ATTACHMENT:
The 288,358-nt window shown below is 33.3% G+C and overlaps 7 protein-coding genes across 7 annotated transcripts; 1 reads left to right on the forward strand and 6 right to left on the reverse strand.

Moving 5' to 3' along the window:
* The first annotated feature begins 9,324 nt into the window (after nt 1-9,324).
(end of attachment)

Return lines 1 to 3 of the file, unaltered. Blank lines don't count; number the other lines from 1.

The 288,358-nt window shown below is 33.3% G+C and overlaps 7 protein-coding genes across 7 annotated transcripts; 1 reads left to right on the forward strand and 6 right to left on the reverse strand.

Moving 5' to 3' along the window:
* The first annotated feature begins 9,324 nt into the window (after nt 1-9,324).